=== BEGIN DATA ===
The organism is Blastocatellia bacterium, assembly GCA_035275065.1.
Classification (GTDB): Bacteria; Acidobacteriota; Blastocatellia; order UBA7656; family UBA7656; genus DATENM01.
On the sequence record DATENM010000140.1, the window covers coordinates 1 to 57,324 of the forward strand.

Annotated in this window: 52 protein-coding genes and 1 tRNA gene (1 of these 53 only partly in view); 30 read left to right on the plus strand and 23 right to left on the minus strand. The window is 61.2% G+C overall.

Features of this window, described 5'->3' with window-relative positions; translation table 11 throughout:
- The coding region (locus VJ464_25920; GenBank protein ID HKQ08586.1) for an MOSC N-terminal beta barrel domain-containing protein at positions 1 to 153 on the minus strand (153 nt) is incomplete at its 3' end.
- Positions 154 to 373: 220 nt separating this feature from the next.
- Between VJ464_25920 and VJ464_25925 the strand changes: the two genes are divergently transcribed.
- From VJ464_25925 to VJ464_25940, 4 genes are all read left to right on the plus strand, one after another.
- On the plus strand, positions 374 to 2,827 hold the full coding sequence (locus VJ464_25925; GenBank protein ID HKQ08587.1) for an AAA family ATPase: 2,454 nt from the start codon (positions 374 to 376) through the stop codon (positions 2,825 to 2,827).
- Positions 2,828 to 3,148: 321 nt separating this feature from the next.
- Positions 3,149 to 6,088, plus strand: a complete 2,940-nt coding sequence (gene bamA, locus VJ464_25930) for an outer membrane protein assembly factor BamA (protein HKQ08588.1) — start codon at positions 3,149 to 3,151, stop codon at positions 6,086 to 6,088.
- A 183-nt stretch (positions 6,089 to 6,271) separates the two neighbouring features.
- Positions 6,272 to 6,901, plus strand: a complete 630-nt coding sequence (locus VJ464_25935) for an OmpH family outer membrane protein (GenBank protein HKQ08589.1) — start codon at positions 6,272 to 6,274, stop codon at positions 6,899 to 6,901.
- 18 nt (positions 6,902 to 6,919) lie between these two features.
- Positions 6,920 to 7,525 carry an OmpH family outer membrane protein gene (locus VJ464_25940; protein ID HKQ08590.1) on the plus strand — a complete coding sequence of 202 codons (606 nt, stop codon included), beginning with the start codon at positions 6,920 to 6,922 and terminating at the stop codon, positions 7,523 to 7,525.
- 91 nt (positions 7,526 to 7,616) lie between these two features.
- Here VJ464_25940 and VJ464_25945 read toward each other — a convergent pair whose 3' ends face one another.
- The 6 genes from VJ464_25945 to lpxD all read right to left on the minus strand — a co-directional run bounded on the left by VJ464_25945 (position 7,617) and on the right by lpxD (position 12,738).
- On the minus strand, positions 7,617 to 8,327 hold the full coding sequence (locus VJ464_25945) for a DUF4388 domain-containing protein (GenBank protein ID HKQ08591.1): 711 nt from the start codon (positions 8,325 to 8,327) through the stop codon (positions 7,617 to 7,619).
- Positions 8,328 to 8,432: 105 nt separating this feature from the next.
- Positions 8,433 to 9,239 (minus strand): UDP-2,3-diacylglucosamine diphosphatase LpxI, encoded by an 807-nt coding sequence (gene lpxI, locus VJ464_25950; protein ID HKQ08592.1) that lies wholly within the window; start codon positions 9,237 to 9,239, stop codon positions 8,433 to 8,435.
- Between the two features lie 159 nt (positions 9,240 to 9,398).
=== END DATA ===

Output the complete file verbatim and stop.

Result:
The organism is Blastocatellia bacterium, assembly GCA_035275065.1.
Classification (GTDB): Bacteria; Acidobacteriota; Blastocatellia; order UBA7656; family UBA7656; genus DATENM01.
On the sequence record DATENM010000140.1, the window covers coordinates 1 to 57,324 of the forward strand.

Annotated in this window: 52 protein-coding genes and 1 tRNA gene (1 of these 53 only partly in view); 30 read left to right on the plus strand and 23 right to left on the minus strand. The window is 61.2% G+C overall.

Features of this window, described 5'->3' with window-relative positions; translation table 11 throughout:
- The coding region (locus VJ464_25920; GenBank protein ID HKQ08586.1) for an MOSC N-terminal beta barrel domain-containing protein at positions 1 to 153 on the minus strand (153 nt) is incomplete at its 3' end.
- Positions 154 to 373: 220 nt separating this feature from the next.
- Between VJ464_25920 and VJ464_25925 the strand changes: the two genes are divergently transcribed.
- From VJ464_25925 to VJ464_25940, 4 genes are all read left to right on the plus strand, one after another.
- On the plus strand, positions 374 to 2,827 hold the full coding sequence (locus VJ464_25925; GenBank protein ID HKQ08587.1) for an AAA family ATPase: 2,454 nt from the start codon (positions 374 to 376) through the stop codon (positions 2,825 to 2,827).
- Positions 2,828 to 3,148: 321 nt separating this feature from the next.
- Positions 3,149 to 6,088, plus strand: a complete 2,940-nt coding sequence (gene bamA, locus VJ464_25930) for an outer membrane protein assembly factor BamA (protein HKQ08588.1) — start codon at positions 3,149 to 3,151, stop codon at positions 6,086 to 6,088.
- A 183-nt stretch (positions 6,089 to 6,271) separates the two neighbouring features.
- Positions 6,272 to 6,901, plus strand: a complete 630-nt coding sequence (locus VJ464_25935) for an OmpH family outer membrane protein (GenBank protein HKQ08589.1) — start codon at positions 6,272 to 6,274, stop codon at positions 6,899 to 6,901.
- 18 nt (positions 6,902 to 6,919) lie between these two features.
- Positions 6,920 to 7,525 carry an OmpH family outer membrane protein gene (locus VJ464_25940; protein ID HKQ08590.1) on the plus strand — a complete coding sequence of 202 codons (606 nt, stop codon included), beginning with the start codon at positions 6,920 to 6,922 and terminating at the stop codon, positions 7,523 to 7,525.
- 91 nt (positions 7,526 to 7,616) lie between these two features.
- Here VJ464_25940 and VJ464_25945 read toward each other — a convergent pair whose 3' ends face one another.
- The 6 genes from VJ464_25945 to lpxD all read right to left on the minus strand — a co-directional run bounded on the left by VJ464_25945 (position 7,617) and on the right by lpxD (position 12,738).
- On the minus strand, positions 7,617 to 8,327 hold the full coding sequence (locus VJ464_25945) for a DUF4388 domain-containing protein (GenBank protein ID HKQ08591.1): 711 nt from the start codon (positions 8,325 to 8,327) through the stop codon (positions 7,617 to 7,619).
- Positions 8,328 to 8,432: 105 nt separating this feature from the next.
- Positions 8,433 to 9,239 (minus strand): UDP-2,3-diacylglucosamine diphosphatase LpxI, encoded by an 807-nt coding sequence (gene lpxI, locus VJ464_25950; protein ID HKQ08592.1) that lies wholly within the window; start codon positions 9,237 to 9,239, stop codon positions 8,433 to 8,435.
- Between the two features lie 159 nt (positions 9,240 to 9,398).